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Matsucoccus macrocicatrices (Hemiptera: Matsucoccidae): First Report, Distribution, and Association With Symptomatic Eastern White Pine in the Southeastern United States

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We provide the first report of Matsucoccus macrocicatrices Richards (Hemiptera: Matsucoccidae) feeding and reproducing on eastern white pine, Pinus strobus L., in the southeastern United States. Until now, M. macrocicatrices had been reported only from the Canadian Atlantic Maritimes, New Hampshire, and Massachusetts. Entomological holdings of 27 major museums in eastern North America have no historical records for M. macrocicatrices from the southeastern region. However, our field surveys and molecular analyses (DNA barcoding) have resulted in the collection and positive identification of M. macrocicatrices in Georgia, North Carolina, South Carolina, Tennessee, Virginia, and West Virginia. In addition to the new geographic range, M. macrocicatrices is also being associated with dieback and mortality of all diameter classes of P. strobus leading to concern about a potential shift from its historically nonpestiferous presence on the host tree. On P. strobus, M. macrocicatrices was found embedded in cankers or present on top of the bark with necrotic tissue under their feeding area, indicating that they may be creating wounds for opportunistic pathogenic fungi to infest. Further, we found M. macrocicatrices living outside of the epiphytic mats of its symbiotic fungus, Septobasidium pinicola Snell. This study shows that M. macrocicatrices is now widespread in the southeastern United States, with implications for the future survival and regeneration of P. strobus in eastern North America.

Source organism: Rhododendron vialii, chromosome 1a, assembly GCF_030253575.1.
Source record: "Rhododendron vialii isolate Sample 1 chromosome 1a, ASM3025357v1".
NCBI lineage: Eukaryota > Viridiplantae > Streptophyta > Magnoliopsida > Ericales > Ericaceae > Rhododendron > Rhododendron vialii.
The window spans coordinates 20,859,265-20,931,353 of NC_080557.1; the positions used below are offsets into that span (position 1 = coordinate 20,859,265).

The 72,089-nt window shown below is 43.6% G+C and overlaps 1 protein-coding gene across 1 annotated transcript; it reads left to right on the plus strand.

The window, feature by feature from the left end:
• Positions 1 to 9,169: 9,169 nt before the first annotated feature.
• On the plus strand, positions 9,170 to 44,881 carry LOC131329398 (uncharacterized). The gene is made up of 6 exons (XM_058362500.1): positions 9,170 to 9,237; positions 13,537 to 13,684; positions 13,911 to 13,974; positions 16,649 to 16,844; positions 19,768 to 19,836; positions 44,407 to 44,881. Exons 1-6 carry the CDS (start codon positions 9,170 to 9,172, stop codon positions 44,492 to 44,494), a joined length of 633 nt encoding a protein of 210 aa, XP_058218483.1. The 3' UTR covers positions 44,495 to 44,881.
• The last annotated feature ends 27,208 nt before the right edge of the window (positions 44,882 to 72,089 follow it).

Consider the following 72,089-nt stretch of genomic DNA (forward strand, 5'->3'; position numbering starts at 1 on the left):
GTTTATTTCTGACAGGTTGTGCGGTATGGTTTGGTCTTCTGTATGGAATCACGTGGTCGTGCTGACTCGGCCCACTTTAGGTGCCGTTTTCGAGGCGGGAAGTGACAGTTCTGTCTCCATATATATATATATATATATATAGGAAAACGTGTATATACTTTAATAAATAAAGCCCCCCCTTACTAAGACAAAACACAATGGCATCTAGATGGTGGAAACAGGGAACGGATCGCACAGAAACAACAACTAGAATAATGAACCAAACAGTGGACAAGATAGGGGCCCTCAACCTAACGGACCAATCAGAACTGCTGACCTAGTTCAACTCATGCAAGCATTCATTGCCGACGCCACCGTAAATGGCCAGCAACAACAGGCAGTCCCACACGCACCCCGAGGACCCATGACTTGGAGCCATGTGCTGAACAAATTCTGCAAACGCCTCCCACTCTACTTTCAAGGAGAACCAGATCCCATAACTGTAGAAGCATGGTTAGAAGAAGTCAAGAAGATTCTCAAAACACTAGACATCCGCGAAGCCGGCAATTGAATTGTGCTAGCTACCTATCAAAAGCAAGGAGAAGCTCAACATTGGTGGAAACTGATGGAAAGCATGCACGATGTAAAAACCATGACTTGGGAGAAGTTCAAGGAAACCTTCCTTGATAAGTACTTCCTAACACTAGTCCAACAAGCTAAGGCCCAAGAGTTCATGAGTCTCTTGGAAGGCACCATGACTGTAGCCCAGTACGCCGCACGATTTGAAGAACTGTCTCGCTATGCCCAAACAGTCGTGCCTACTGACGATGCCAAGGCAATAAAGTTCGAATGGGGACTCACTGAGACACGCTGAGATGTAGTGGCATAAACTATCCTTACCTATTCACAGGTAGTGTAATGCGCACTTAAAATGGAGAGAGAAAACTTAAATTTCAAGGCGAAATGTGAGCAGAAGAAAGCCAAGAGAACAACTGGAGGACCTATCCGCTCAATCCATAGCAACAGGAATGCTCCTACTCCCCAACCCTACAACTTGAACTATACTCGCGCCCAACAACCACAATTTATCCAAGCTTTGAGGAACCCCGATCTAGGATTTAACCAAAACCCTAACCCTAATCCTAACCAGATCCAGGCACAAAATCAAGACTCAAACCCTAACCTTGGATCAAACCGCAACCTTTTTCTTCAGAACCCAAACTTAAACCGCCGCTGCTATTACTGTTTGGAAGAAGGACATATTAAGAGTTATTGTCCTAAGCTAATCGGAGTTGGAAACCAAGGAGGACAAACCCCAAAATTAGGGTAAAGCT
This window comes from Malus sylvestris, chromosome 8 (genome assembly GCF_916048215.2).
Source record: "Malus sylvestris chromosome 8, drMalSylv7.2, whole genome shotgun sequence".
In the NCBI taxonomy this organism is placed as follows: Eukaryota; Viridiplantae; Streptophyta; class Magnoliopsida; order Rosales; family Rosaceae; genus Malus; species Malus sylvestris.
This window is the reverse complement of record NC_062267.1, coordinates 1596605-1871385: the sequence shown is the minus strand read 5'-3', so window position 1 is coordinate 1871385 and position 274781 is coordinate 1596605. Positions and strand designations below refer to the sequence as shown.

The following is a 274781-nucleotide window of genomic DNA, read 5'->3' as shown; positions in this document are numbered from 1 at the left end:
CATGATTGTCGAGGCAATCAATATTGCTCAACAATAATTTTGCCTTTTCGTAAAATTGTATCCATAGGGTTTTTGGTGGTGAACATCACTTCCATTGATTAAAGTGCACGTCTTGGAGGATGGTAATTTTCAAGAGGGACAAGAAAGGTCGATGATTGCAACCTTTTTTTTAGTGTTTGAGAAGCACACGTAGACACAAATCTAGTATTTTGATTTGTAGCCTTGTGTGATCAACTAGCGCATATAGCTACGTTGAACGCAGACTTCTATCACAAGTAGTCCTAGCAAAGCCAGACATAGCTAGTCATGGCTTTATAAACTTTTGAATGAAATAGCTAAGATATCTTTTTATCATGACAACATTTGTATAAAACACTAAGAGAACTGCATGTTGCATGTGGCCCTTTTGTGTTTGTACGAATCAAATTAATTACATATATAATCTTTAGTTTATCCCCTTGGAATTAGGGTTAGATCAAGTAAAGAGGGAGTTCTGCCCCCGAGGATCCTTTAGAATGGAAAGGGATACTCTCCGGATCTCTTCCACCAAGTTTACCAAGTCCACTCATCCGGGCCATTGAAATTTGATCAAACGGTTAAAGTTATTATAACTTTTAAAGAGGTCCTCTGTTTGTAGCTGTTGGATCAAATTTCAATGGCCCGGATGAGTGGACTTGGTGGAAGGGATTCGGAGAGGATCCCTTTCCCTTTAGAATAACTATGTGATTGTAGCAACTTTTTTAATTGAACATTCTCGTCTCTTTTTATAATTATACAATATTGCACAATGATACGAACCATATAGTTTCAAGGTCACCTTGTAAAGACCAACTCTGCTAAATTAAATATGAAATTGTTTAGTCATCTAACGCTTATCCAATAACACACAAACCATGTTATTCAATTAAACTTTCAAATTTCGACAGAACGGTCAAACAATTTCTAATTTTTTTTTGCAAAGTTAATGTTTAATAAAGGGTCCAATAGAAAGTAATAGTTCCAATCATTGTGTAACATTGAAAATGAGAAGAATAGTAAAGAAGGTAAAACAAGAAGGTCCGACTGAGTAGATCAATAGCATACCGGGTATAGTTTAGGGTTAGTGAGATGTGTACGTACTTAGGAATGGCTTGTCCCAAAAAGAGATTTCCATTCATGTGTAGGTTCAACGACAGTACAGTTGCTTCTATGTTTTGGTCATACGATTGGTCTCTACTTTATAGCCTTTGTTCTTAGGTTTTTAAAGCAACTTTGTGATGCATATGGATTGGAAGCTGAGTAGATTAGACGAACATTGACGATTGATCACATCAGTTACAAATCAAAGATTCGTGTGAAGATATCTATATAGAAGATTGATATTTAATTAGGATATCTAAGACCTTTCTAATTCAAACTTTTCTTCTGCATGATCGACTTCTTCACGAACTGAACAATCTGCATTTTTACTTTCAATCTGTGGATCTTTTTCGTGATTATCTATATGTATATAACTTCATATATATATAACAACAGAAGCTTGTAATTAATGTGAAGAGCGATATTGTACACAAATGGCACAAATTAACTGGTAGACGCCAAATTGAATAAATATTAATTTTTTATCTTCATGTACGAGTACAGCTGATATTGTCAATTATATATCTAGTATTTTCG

Keywords: Matsucoccidae; Matsucoccus macrocicatrices; Pinus strobus; eastern white pine; southeastern United States

Document Type: Research Article

DOI: http://dx.doi.org/10.1603/EC13251

Publication date: December 1, 2013

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  • Journal of Economic Entomology is published bimonthly in February, April, June, August, October, and December. The journal publishes articles on the economic significance of insects and is divided into the following sections: apiculture & social insects; arthropods in relation to plant disease; forum; insecticide resistance and resistance management; ecotoxicology; biological and microbial control; ecology and behavior; sampling and biostatistics; household and structural insects; medical entomology; molecular entomology; veterinary entomology; forest entomology; horticultural entomology; field and forage crops, and small grains; stored-product; commodity treatment and quarantine entomology; and plant resistance. In addition to research papers, Journal of Economic Entomology publishes Letters to the Editor, interpretive articles in a Forum section, Short Communications, Rapid Communications, and Book Reviews.
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